Despite this being a Black Library novel, action is for the most part glossed over unless necessary to further Lorgar's (or Nairo & Kor Phaeron's) development. Late in the book, cities fall one after the other with no more than a name drop, for example, whereas the first and final compliances are showcased with a little more detail to characterize Lorgar's twin approaches: The Word, or the Mace. I applaud Gav for not making this a Primarch action flick - it is with in-depth characterizations that this Primarchs series scores, not "Bolterporn". The strongest parts of all previous books were when the Primarchs were left to talk and interact with their environments, or butt heads in the case of Russ, and the weakest when the Emperor's sons were reduced to the gods of war that they are. We've seen plenty of the latter throughout the galactic civil war already, and Primarchs should instead focus on giving the reader a greater understanding of its protagonists instead.

Lorgar: Bearer of the Word does that swimmingly. While hardly a bad word can be said about Aaron Dembski-Bowden's foundation for the Urizen via The First Heretic, Betrayer and connective tissue stories throughout, it only briefly looked at where the Aurelian came from, his very humble beginnings in the deserts of Colchis, beaten by his master and all too impressionable. Where Dembski-Bowden's Heresy work gives us a Lorgar that falls from the Emperor's Grace, and vice versa, turning from naive worship and making him a force to be reckoned with and the architect behind the Heresy itself, this prequel hands us the idealistic Lorgar, the ecclesiarch, the one to turn Colchis from the Powers to the Emperor's light, making the eventual reversal all the more tragic.

Stylistically, Gav Thorpe is also playing to his strengths. His origins in writing lore material are evident in a lot of his work, down to his narrative approach. With Lorgar being delivered in a more historically-inspired fashion and married to mythological, spiritual metaphor and accounts by what may be described as the messiah-Primarch's apostles, with a strong focus on dialogue over frantic action, the novel benefits greatly from his fairly unique style.
Thorpe even goes so far as to reinvent Colchis's whole calendar system, turning the world's days into trials in their own right, further reinforcing the hold religious tradition may have on a civilization that experiences as much as seven whole days during one full rotation of their world. While the impacts of the "Translator's Note on Time" included at the start of the novel are rarely make a massive impact on the unfolding story, they do explain much and give everything an interesting vibe. Colchisian culture is just as much a factor in Lorgar's relative childhood as his master and confidant are.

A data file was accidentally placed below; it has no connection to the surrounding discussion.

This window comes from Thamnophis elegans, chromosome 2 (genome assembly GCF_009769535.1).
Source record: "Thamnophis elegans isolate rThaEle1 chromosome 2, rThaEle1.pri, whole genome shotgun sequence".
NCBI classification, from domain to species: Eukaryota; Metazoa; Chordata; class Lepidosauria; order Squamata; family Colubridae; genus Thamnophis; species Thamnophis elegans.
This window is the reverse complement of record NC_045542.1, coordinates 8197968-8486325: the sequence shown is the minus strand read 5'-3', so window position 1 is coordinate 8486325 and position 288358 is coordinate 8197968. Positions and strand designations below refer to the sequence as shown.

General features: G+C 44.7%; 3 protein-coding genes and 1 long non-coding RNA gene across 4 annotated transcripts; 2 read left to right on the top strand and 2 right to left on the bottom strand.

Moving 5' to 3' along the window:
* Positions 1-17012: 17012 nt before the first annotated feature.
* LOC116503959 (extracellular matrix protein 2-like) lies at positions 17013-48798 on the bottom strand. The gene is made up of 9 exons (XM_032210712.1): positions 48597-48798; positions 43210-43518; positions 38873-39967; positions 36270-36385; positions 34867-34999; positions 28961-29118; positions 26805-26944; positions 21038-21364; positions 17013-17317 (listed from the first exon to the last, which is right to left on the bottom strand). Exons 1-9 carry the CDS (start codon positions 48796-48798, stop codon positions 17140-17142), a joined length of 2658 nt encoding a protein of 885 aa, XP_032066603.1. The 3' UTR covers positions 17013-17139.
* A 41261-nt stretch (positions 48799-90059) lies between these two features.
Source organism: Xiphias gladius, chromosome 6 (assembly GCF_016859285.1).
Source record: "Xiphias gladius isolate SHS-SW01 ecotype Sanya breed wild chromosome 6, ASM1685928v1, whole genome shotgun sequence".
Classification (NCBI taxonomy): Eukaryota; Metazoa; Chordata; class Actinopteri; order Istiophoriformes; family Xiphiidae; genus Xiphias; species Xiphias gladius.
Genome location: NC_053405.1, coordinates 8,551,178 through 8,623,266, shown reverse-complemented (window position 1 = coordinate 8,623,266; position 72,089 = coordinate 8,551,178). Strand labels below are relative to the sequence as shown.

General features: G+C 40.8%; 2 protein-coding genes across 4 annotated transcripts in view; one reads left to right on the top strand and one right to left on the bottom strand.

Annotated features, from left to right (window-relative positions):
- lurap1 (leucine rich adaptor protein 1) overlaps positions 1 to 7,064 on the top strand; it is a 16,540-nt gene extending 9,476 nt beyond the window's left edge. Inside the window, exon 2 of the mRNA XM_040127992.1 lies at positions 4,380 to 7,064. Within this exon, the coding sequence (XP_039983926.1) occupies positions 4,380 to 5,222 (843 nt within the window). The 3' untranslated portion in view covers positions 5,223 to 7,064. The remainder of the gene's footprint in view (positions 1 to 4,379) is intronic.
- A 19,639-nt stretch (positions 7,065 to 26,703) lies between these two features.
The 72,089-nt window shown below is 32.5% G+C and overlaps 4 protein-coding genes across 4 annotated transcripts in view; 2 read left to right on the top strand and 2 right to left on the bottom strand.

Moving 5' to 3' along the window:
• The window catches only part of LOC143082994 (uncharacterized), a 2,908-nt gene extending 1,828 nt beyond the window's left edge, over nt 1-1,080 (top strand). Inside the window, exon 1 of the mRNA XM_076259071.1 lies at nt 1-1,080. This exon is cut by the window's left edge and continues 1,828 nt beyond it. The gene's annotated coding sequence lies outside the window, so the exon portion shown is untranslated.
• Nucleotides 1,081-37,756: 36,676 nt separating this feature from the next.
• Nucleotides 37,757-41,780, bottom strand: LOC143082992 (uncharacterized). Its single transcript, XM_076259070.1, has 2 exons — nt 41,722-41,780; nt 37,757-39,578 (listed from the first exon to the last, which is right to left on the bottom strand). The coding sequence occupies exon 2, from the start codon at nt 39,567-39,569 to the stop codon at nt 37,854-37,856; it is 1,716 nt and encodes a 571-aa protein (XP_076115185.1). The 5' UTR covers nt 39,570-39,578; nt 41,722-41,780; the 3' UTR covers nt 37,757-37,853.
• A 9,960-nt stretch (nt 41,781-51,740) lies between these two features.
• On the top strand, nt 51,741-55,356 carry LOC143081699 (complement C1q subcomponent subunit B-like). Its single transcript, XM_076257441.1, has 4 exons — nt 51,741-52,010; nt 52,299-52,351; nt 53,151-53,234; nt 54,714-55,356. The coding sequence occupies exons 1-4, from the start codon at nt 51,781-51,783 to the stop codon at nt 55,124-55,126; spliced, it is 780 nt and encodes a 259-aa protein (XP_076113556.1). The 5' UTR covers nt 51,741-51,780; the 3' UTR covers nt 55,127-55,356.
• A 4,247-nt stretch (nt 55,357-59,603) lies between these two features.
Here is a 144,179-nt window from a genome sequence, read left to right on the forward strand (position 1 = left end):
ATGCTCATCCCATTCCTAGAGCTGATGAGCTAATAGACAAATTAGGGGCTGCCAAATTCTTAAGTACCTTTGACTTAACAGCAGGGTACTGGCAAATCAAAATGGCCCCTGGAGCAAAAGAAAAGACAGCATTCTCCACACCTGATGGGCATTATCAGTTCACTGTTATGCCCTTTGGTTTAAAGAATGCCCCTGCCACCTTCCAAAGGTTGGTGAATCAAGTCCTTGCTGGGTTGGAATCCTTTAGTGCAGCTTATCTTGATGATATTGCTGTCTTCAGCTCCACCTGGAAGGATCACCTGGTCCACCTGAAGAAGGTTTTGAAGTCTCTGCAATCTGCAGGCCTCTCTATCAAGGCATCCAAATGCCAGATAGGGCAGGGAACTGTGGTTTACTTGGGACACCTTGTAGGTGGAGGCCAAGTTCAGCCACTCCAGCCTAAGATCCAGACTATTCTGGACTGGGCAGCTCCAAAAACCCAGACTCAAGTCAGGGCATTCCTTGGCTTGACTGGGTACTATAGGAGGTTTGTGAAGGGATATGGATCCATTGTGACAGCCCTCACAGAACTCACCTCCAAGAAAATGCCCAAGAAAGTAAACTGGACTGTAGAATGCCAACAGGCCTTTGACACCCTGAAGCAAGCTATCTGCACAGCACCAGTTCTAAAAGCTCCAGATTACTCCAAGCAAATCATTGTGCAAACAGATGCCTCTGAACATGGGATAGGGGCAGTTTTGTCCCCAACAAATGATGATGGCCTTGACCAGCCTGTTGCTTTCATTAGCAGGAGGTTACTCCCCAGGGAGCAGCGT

One thing that did disappoint me about the novel was the relatively abrupt end to it. Don't get me wrong, I liked the end, and it ended on an important event for Lorgar. However, I would have really liked to see a little epilogue about the Emperor and Magnus coming to meet Lorgar on Colchis, as it felt like the natural end point to Lorgar's ongoing visions about "The One". That this didn't happen confused me, as it'd have held great opportunity for Thorpe to pitch Lorgar's faith against the insidious nature of Kor Phaeron one final time and giving the reader an understanding of the Emperor's opinions on the zealotry rampant on his son's homeworld.

Another small nitpick would be that Erebus got only token mentions throughout the interlude chapters, but I guess including him in greater capacity would have diluted the exploration of Lorgar's relationship with Kor Phaeron, which I'd consider the highlight of the book.

One final note on the Dark Heart before I wrap this up, though. I saw some comments about Kor Phaeron still being depicted as a meanspirited, vile being with little redeeming qualities and that making it hard to empathize with the character. While I can see the hiccup for some people, I feel that this is exactly as it should be. Kor Phaeron was ruined by the Powers long before Lorgar appeared on Colchis. His exile made him even more bitter and wrathful, the effects of which we see here. We don't need to turn villains into victims of circumstance every time. Kor Phaeron is an utterly ambitious, zealous, calculating madman whose ambition, zealotry and madness needed a little more depth, as did his relation to Lorgar. He needed to be a fleshed-out villain, not a misunderstood tragic anti-hero. He'll never be that, and for that I am thankful. In my eyes, Lorgar: Bearer of the Word did a great job turning Kor Phaeron from an oftentimes shallow, mustache-twirling Bond-villain into a believable antagonist full of spite but also with his own insecurities and doubts, his own burdens and faults. He has become relatable, if not exactly somebody to empathize or even sympathize with.

Be that as it may, I quite enjoyed this book. I'd say it ties with Perturabo: The Hammer of Olympia for my favorite in the series so far. It lends credence to Kor Phaeron, makes subtle comments on Lorgar Aurelian, shows the immediate effects of Monarchia in its brief interludes and connects a lot of dots in a creative and engaging way. The new perspective on well-established characters has also made me enthusiastic about the Word Bearers again and I am sorely tempted to re-read The First Heretic sometime soon.
Lorgar: Bearer of the Word manages to uphold the high standard of the Primarchs series with little trouble and is essential reading for any fan of the Word Bearers or devoted acolyte of the Pantheon, if you ask me.

Lorgar: Bearer of the Word on Goodreads